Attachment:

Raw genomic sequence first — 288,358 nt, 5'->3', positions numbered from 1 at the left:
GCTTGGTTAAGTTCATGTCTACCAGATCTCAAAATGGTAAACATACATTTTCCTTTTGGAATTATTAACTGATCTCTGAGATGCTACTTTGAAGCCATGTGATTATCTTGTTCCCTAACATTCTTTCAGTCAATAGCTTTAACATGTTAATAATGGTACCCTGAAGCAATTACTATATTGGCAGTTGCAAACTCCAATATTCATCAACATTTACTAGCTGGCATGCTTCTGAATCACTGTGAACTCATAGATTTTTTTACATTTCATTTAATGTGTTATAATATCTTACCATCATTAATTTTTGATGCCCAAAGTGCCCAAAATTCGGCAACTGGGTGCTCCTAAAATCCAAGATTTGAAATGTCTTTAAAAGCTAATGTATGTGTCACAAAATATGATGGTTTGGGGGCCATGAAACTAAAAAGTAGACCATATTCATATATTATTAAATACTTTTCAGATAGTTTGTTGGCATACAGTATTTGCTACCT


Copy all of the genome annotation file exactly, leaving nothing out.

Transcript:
Raw genomic sequence first — 288,358 nt, 5'->3', positions numbered from 1 at the left:
GCTTGGTTAAGTTCATGTCTACCAGATCTCAAAATGGTAAACATACATTTTCCTTTTGGAATTATTAACTGATCTCTGAGATGCTACTTTGAAGCCATGTGATTATCTTGTTCCCTAACATTCTTTCAGTCAATAGCTTTAACATGTTAATAATGGTACCCTGAAGCAATTACTATATTGGCAGTTGCAAACTCCAATATTCATCAACATTTACTAGCTGGCATGCTTCTGAATCACTGTGAACTCATAGATTTTTTTACATTTCATTTAATGTGTTATAATATCTTACCATCATTAATTTTTGATGCCCAAAGTGCCCAAAATTCGGCAACTGGGTGCTCCTAAAATCCAAGATTTGAAATGTCTTTAAAAGCTAATGTATGTGTCACAAAATATGATGGTTTGGGGGCCATGAAACTAAAAAGTAGACCATATTCATATATTATTAAATACTTTTCAGATAGTTTGTTGGCATACAGTATTTGCTACCT